For the arts—it is important that we tell a story which adequately portrays the paths in life. If we downplay the monsters, will Christians properly arm themselves? If we soften the faces of evil in the name of making our art more palatable, in a society that partakes so much of art, we may well be teaching falsehoods, providing false expectations and setting a net for the naïve. God forbid it.

Violence: None / Profanity: Minor / Sex/Nudity: Minor

See list of Relevant Issues—questions-and-answers.

Viewer CommentsSend your comments
Positive—I took my wife and son to see this. We were moved by the film. It felt like a well made production. Her voice is truly remarkable, and it is very believable that she would be a big secular star. Her rebellion against her father is hard to watch at times, but sin is not pretty. And he calls it sin. The sleazy side of the world is given just enough screen time without leaving you feeling dirty. I don’t recall any profanity or taking the Lord’s name in vain.

The reviewer has a point—she doesn’t fall too far or get very morally corrupted, and I don’t know if that makes this film too “Hallmark” to please the masses, but I was glad I didn’t have to watch anything too nasty especially with my teenage son with us. I had one word to describe this immediately when it was over—Solid. My wife immediately wanted to recommend it to all our friends and family.
My Ratings: Moral rating: Excellent! / Moviemaking quality: 4½
Blaine Comeaux, age 52 (USA)
Positive—GRACE UNPLUGGED was excellent. A Christian movie dealing with a time of a teen that wants to do her own thing. She wants worlds fame and she isn’t following God’s ways but again her own desires. BUt God is so great that he loves us when we were yet sinners. I think of this movie as a modern prodigal daughter spoke deeply to me as a dad and a follower of JESUS. So I ask myself am I remaining faithful? have I given my loved ones over to GOD?

I recommend this movie highly especially if you are a parent or a teen. By the way—the music in this movie top notch stuff.
My Ratings: Moral rating: Excellent! / Moviemaking quality: 4½
Rockinron, age 50 (USA)
Positive—This movie is AWESOME! It is one of the strongest Christian movies I have seen. This girl was raised in church, then started chasing fame but found it empty and stood by her values and came back to God. It was so much more of a Christian movie then even I expected because of the review below under the neutral section. This is a great movie and great to see with family, for you can talk about so many issues she was dealing with.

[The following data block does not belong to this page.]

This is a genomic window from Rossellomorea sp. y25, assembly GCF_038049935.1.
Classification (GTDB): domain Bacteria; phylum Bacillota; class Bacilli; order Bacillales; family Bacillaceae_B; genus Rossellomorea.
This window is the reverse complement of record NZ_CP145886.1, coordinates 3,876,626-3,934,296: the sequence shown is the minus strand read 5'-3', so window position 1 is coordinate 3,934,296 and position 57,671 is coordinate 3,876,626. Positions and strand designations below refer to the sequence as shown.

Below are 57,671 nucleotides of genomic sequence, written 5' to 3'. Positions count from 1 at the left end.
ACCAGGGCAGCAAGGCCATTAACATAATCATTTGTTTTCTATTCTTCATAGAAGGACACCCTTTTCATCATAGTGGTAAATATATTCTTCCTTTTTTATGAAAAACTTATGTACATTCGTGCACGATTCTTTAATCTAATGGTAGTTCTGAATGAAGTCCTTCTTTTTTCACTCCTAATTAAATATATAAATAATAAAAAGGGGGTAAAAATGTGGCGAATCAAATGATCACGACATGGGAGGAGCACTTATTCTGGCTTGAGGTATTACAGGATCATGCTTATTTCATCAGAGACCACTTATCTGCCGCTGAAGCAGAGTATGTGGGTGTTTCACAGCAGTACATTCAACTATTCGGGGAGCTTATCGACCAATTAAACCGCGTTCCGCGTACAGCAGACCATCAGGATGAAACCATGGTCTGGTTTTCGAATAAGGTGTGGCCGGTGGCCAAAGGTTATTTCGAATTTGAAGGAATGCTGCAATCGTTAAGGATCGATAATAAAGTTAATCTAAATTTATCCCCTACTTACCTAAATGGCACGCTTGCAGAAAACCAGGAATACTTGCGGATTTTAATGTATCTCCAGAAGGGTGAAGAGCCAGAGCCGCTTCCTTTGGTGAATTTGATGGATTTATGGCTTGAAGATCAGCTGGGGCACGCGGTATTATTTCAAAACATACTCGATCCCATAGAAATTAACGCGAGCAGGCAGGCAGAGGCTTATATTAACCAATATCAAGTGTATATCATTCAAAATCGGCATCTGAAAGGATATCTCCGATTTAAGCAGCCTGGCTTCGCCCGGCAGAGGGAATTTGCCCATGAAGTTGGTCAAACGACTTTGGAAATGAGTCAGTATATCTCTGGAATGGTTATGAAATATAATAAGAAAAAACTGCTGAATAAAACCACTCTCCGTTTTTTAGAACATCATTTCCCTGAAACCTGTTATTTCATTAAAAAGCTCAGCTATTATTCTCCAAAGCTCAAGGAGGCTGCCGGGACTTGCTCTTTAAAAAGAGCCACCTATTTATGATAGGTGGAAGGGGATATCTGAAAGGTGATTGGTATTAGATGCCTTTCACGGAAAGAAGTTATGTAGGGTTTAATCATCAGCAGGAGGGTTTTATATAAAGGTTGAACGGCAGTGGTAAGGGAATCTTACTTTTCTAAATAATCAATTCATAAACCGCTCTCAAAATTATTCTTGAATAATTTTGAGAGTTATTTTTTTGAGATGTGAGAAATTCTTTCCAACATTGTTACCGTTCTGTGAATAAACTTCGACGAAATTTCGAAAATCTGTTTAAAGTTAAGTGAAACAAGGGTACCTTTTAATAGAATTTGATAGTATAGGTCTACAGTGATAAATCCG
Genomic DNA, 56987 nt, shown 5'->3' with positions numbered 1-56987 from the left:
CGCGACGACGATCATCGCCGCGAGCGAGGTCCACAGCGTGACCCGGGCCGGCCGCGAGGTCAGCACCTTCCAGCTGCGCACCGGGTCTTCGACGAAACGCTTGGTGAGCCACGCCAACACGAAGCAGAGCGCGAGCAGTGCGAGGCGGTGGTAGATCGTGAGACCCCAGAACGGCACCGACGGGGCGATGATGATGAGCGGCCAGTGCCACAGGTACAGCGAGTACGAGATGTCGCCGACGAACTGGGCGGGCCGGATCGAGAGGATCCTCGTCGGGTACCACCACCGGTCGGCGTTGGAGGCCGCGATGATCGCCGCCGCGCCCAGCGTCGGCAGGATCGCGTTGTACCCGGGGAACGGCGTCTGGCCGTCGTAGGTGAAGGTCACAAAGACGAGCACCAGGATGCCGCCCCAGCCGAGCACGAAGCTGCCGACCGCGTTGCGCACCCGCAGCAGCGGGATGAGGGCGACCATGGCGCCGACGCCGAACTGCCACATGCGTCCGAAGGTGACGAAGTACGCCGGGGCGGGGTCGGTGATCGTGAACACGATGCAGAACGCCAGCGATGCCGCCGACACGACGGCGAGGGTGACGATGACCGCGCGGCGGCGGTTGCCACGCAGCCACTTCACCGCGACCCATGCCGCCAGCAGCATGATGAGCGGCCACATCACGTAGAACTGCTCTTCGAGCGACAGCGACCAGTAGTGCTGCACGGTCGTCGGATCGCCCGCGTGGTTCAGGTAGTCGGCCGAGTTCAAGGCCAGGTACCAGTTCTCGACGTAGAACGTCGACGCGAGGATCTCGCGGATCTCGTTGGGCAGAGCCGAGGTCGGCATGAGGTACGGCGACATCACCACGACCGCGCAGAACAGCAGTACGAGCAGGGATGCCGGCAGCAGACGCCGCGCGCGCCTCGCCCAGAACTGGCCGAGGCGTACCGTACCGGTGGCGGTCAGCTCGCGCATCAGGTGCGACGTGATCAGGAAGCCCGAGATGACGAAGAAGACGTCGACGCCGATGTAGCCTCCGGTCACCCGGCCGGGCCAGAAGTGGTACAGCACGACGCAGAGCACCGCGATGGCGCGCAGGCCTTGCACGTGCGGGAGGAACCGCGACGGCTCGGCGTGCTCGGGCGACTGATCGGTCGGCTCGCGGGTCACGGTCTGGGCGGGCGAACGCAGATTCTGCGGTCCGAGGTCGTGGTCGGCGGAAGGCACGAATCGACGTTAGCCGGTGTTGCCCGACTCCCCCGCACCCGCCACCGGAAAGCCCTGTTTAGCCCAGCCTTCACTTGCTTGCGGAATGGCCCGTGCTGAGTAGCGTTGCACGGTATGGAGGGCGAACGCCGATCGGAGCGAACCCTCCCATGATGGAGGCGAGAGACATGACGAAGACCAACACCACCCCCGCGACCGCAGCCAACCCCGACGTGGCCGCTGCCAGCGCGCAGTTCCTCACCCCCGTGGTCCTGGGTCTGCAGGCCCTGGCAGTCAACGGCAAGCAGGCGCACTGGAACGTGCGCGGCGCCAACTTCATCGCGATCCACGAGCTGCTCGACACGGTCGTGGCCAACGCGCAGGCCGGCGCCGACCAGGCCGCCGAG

My Ratings: Moral rating: Better than Average / Moviemaking quality: 5
Stephanie, age 39 (USA)
Positive—I thought this film was amazing! So many times you try to watch a Christian film (or even a “family-oriented” film), and it’s just so corny and poorly made, with bad acting, you can hardly stand it—this was so different! Great message, *and* well-made!

Was there anything shown that was unchristian? Yeah, sure-but it was shown as what it is-unchristian and dangerous. Like a temptation and a slippery-slope to be avoided. Don’t go there. There were some bad choices made-but they were acknowledged as bad choices, and forgiveness was asked. Life isn’t going to come at us pure and clean-there are messes to be avoided and choices to make. See all »
My Ratings: Moral rating: Excellent! / Moviemaking quality: 4½
Martha Thompson, age 44 (USA)
Neutral—I am sorry, but I must have been out of the room when the term “Christian” was re-defined. To be a Christian is to be one who’s been to the foot of the cross in the realization that one is a sinner and that nothing short of repentance of that sin and full and unequivocal surrender to the person of Jesus Christ will ever do in the life from that moment on. It means a life changed and forever after sold out to the Lord Jesus in everything. It means a great deal more than the few paltry statements of pure unadulterated lip service that are contained in this film.

Being a follower of Jesus is more than playing the latest contemporary music in a church worship team, it means being his, twenty four seven, in all that we do. Walking in ways that please Him not striving to have one’s way because it satisfies the flesh. There is never any indication that the young lady in this film, or her father either, have got any more than a “little religion” which has made them somewhat different from those around them.

The new birth, regeneration, as specified by Jesus in John 3, and later in the NT in the book of Titus is a whole new way of life, because it’s life that God has given not simply a new way of doing things. “Christian” films today are marginalizing what it means to be a child of the King. And it’s so disappointing to see professing Christian brethren give them high marks simply because sex and bad language are being omitted. Our standards are being lowered each time a film of this genre makes its appearance.
My Ratings: Moral rating: Average / Moviemaking quality: 3½
Jim Duval, age 70 (Canada)